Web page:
Crypto is a $900 billion global market that institutional investors are sizing up.
Despite the inherent risks involved in participating in any nascent sphere, institutional financial players are going out of their way to discover how they can get involved in crypto. This includes telecom giants staking their coins and venture capital funds providing liquidity to decentralized finance (DeFi) protocols.
This is to say nothing of the new forms of programmatic trading, including crypto derivatives and arbitrage opportunities, used by retail and institutional traders alike.
There are novel opportunities for generating value in DeFi that are not feasible in TradFi. Research estimates that institutional DeFi could reach $1 trillion by 2025. By that point, we might not be separating TradFi and DeFi. It will all simply be Finance.
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The novel opportunities in DeFi
The hardest barrier for traditional financial institutions to overcome to get involved in DeFi is understanding that the coded economics of each protocol rely on the laws of supply and demand, and so DeFi assets have a market price. And anywhere there’s trading, there’s a way to make money.
The current crop of crypto and DeFi platforms offer a few ways – familiar and unfamiliar to TradFi brokers – of making money.
Now that Ethereum has officially transitioned from the proof-of-work (PoW) consensus standard to proof-of-stake (PoS), ETH staking has become one of the easiest ways for institutional capital to come into the market. A JPMorgan report from this summer estimated the crypto staking industry could reach $40 billion by 2025.
Staking is the process by which a user locks up a portion of their assets for a length of time to help support the functions of the network. For doing so, they receive rewards in the form of additional assets.
Right now, however, the majority of validator rewards are going to people, firms and projects that have mastered the art of maximal extractable value (MEV). This is the process of using behind-the-scenes strategies to earn the greatest possible amount in fees from all the transactions that a validator will group into a block to be added to the chain.
Anyone or anything can be a so-called “block builder,” and practice MEV. In fact, deploying software created by Flashbots called MEV Boost makes it trivially easy to earn returns and is used by a majority of Ethereum validators. According to data provider Pintail, validators are generating a median return of 6.1% APR using Flashbot’s software.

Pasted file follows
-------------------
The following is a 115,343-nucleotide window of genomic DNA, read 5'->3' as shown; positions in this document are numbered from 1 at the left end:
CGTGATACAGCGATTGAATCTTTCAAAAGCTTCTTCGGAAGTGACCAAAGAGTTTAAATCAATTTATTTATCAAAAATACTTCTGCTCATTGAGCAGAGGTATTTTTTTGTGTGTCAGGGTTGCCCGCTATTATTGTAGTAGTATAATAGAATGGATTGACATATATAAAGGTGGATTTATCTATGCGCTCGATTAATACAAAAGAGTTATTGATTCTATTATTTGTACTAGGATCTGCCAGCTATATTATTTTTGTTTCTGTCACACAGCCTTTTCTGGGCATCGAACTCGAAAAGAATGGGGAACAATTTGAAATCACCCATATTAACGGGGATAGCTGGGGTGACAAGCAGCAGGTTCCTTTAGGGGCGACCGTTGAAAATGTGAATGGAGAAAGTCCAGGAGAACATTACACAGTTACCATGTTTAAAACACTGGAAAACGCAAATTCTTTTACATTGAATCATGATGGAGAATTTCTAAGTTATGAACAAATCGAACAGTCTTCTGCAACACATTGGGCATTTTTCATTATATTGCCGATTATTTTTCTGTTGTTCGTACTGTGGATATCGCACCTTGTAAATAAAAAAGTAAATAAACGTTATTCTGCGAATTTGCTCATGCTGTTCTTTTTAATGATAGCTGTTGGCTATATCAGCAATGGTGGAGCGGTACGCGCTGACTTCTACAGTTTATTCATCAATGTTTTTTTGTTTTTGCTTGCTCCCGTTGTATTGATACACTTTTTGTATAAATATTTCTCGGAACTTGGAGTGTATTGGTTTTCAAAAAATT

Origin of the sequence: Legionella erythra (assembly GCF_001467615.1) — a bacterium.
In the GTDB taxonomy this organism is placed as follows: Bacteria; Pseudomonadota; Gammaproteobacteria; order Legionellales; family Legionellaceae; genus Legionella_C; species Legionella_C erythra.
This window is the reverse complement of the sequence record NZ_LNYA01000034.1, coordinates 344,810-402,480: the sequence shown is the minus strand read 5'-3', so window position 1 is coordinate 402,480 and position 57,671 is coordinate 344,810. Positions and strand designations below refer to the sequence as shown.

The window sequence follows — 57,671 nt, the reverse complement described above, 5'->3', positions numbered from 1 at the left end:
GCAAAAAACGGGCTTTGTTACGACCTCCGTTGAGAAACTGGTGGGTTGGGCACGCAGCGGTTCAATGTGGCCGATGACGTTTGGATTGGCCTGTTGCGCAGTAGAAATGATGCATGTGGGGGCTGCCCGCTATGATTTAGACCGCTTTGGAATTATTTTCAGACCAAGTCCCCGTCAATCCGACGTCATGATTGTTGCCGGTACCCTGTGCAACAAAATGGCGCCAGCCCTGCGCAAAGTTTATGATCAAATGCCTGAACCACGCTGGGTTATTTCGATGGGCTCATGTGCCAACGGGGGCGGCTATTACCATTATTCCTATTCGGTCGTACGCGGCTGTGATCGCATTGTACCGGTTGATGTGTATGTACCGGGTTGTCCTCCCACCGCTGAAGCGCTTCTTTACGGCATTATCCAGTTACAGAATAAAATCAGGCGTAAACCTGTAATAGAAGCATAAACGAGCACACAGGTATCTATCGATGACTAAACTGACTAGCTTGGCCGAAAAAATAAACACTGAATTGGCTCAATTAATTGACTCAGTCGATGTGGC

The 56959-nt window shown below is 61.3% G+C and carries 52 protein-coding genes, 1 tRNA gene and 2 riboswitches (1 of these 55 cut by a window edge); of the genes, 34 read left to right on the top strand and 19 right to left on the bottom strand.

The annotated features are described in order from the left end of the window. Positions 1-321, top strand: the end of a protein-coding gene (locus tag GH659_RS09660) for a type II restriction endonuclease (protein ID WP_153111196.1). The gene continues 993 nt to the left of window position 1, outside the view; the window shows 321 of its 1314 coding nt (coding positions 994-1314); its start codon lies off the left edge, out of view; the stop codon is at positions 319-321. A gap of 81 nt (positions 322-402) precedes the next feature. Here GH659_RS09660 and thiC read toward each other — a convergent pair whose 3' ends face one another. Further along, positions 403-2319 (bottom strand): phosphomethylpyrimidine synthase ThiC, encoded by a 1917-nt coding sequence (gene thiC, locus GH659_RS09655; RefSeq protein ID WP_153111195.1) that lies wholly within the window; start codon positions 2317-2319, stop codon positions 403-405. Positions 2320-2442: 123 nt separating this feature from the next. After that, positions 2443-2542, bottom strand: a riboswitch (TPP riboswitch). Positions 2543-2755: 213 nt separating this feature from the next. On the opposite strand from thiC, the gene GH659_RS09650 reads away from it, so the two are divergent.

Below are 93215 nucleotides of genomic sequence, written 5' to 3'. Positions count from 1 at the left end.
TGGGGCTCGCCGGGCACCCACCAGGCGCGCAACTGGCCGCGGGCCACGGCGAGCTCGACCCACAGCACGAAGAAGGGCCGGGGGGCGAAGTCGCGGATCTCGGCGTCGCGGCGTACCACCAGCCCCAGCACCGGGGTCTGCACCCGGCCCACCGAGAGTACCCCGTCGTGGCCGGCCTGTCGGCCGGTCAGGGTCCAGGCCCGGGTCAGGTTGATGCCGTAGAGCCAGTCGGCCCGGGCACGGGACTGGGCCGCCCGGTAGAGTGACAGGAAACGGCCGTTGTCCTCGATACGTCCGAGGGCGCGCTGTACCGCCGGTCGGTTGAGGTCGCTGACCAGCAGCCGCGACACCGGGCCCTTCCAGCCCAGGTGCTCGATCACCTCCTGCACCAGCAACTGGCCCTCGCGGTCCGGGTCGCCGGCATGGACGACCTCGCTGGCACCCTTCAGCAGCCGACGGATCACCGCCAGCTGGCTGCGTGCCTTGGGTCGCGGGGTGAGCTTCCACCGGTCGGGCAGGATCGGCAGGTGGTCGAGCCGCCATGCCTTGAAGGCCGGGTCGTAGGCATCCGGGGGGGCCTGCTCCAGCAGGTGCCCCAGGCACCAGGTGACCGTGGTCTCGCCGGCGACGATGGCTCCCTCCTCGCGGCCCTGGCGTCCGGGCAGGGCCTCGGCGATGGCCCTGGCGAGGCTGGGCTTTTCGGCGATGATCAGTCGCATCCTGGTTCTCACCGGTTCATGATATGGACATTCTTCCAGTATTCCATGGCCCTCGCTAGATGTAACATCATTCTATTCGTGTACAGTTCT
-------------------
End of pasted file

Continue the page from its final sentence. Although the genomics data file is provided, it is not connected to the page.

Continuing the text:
Institutional financial players can also become liquidity providers (LPs) to decentralized exchanges (DEXs) and lending protocols. Most DEXs use the automated market maker (AMM) model of pricing tokens, so buyers and sellers always have a platform to transact.
LPs are incentivized to add tokens to AMM pools of each side of a token pair, and receive a percentage of transaction fees as a reward. This same system can also be applied to lending pools where LPs earn a percentage of interest by locking up liquidity for borrowers. Given the key role of liquidity in markets, protocols often incentivize network use by providing substantial yields.
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While many of these trading strategies might seem strange to institutions not fully familiar with DeFi, there are still more familiar methods of making money: like traditional trading and arbitrager.
DEXs also enable many new forms of programmatic trading, including crypto derivatives and arbitrage opportunities. Just as in TradFi, crypto derivatives can take the form of futures, options and perpetual contracts but the value is derived from digital assets rather than stocks.
Arbitrage opportunities arise when the price of a token on one DEX is less than the price on other DEXs or centralized exchanges (CEXs). By relying on high-quality real-time data, institutional traders can quickly identify those opportunities to buy the asset where it is listed low and sell it on DEXs with higher listings.
Risks and challenges
Providing liquidity is simple, but it isn’t risk free. For example, it’s important to understand the concept of impermanent loss, which describes the "unrealized opportunity" on a DEX or DeFi platform when the token price changes relative to when it was deposited or withdrawn.
For example, let's say an LP deposits liquidity into an ETH-BTC pool at a time when 1 BTC equals 10 ETH. A month later, the value of ETH doubled while BTC hasn't changed. When this disparity occurs, arbitrage traders will jump at the opportunity to buy ETH from that pool and sell it on a DEX at a higher price thereby bringing the pool ratio and token prices back to market rate. This could hurt a depositor or benefit them, depending on which side of the trade they’re on.
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(That said, during this period of high demand for ETH, transaction fees increase and so LPs may make up the impermanent loss through fees with enough exposure.)
Institutional traders are likely to know already that there’s no such thing as a free lunch. Despite the inherent risks involved with participating in any nascent sphere, institutional financial players are going out of their way to discover how they can get involved in crypto due to the novel opportunities for generating value in DeFi that are not feasible in TradFi.
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